Class Size and Composition
See also Bill 33 – Education (Learning Enhancement) Statutes Amendment Act, 2006.
What's in the research?
Diane Whitmore Schanzenbach of Northwestern University undertook a review of the literature and found that class size does indeed matter. Based on the research as a whole, Schanzenbach makes the following policy recommendations in her 2014 report:
- "Class size is an important determinant of student outcomes, and one that can be directly determined by policy. All else being equal, increasing class sizes will harm student outcomes.
- The evidence suggests that increasing class sizes will harm not only children's test scores in the short run, but also their long-run human capital formation. Money saved today by increasing class sizes will result in more substantial social and educational costs in the future.
- The payoff from class-size reduction is greater for low-income and minority children, while any increases in class size will likely be most harmful to these populations.
- Policymakers should carefully weigh the efficacy of class-size policy against other potential uses of funds. While lower class size has a demonstrable cost, it may prove the more cost-effective policy overall." (10)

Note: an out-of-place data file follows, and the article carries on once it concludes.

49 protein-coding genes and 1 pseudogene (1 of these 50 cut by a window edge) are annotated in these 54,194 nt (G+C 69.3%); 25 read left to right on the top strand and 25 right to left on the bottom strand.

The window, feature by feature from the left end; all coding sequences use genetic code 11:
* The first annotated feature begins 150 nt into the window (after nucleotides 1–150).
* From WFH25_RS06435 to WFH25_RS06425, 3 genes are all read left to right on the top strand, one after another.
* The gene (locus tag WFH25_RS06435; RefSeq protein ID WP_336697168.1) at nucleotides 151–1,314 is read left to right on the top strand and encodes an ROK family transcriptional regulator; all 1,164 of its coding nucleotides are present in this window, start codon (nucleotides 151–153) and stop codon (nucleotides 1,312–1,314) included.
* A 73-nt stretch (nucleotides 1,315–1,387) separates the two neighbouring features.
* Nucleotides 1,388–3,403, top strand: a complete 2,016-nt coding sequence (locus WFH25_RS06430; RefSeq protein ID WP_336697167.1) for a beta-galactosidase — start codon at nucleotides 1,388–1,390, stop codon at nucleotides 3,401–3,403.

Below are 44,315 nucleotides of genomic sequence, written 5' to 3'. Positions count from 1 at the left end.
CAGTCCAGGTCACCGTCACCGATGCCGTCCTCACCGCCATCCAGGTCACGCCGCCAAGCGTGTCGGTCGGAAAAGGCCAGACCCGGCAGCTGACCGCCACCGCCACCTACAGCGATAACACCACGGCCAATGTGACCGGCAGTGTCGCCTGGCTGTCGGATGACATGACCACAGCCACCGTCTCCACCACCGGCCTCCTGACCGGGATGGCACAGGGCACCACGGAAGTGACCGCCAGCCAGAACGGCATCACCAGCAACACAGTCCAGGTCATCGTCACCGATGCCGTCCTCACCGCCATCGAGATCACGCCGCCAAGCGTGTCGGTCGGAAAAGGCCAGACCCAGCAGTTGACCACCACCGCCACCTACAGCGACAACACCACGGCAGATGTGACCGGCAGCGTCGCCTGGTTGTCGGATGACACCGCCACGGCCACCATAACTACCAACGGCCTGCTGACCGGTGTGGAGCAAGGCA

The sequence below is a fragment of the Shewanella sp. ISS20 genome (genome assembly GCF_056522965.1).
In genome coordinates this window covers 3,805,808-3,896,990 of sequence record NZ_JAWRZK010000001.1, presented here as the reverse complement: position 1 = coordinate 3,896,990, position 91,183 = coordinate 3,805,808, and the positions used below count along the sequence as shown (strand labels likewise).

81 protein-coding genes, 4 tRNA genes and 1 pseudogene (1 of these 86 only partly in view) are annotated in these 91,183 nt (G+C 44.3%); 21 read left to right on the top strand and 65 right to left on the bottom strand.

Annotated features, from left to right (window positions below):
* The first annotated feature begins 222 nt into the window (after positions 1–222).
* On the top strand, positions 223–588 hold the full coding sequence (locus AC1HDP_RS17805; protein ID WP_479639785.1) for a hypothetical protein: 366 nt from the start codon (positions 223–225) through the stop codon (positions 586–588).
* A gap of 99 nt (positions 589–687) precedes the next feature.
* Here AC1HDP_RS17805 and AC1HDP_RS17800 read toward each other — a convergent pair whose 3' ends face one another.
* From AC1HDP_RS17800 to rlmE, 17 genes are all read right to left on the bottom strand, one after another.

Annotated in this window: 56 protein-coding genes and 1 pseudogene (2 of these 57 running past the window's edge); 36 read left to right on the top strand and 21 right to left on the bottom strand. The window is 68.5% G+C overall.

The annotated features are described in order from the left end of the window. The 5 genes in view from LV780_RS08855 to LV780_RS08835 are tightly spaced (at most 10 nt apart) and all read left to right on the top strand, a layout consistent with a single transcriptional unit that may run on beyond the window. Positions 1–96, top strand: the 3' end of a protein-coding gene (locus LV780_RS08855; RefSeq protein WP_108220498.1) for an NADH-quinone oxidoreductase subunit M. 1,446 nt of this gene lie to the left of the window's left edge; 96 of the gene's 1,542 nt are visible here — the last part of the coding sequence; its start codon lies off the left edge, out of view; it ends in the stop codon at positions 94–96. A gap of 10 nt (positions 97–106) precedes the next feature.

Dr. Charles Achilles, an American educator and expert on class size held a forum with teachers and parents at Strathcona Community school in Vancouver on February 22, 2002. Joining Dr. Achilles is Carol Johns, President of the Primary Teachers' Association. View the webcast speeches from the forum.
Gordon Thomas, the Executive Secretary of The Alberta Teachers’ Association, provides a useful overview of class size research in this 2011 article: A sizable issue: reducing class size matters, from ATA News.
A February 2012 CTF article also delves into the topic: Class size and student diversity: Two sides of the same coin.
The Federation's Information Services' Department has created a class size research profile.
The Teacher newsmagazine regularly features articles on the class size issue and the benefits of small class sizes: